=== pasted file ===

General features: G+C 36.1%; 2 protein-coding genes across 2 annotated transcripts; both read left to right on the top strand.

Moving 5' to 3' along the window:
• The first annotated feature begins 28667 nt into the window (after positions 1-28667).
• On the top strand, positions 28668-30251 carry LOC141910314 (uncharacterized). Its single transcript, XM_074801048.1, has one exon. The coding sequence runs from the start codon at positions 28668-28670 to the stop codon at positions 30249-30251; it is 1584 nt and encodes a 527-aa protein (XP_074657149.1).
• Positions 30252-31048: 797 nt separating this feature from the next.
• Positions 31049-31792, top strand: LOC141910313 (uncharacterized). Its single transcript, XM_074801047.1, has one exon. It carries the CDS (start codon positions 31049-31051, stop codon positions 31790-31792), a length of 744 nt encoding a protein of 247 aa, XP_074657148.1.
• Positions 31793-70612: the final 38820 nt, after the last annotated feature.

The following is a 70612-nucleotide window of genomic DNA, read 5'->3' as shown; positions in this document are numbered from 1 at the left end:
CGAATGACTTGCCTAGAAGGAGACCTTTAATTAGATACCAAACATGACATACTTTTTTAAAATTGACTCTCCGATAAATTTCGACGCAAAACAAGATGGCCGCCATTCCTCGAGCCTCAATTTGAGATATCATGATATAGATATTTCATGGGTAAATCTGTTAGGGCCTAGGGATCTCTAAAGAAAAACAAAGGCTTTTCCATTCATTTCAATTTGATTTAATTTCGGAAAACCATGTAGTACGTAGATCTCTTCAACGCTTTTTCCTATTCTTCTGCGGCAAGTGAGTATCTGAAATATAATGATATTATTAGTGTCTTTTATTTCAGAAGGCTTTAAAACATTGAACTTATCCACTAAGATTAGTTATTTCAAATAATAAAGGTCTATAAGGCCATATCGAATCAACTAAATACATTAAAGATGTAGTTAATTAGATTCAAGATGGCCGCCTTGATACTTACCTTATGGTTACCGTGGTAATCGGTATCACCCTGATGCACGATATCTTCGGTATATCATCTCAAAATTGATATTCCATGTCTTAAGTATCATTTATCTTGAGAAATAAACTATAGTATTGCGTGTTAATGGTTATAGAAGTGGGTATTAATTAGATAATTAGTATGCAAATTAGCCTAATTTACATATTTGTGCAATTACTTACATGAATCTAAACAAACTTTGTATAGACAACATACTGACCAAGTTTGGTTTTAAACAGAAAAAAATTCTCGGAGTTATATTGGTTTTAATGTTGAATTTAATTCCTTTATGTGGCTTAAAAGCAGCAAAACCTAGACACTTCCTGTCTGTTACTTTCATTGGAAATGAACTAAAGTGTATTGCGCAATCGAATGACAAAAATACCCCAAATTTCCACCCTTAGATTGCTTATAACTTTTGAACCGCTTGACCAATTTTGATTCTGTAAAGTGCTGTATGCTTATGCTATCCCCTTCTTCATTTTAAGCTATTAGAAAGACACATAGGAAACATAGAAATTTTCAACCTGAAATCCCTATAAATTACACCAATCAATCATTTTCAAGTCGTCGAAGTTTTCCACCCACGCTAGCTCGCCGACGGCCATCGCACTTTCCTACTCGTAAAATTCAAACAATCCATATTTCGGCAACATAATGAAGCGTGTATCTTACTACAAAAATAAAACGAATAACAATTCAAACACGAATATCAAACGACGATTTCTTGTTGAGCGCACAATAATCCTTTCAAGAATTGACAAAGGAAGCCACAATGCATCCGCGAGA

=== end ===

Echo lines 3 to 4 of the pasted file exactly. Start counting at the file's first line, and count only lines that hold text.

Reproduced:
• The first annotated feature begins 28667 nt into the window (after positions 1-28667).
• On the top strand, positions 28668-30251 carry LOC141910314 (uncharacterized). Its single transcript, XM_074801048.1, has one exon. The coding sequence runs from the start codon at positions 28668-28670 to the stop codon at positions 30249-30251; it is 1584 nt and encodes a 527-aa protein (XP_074657149.1).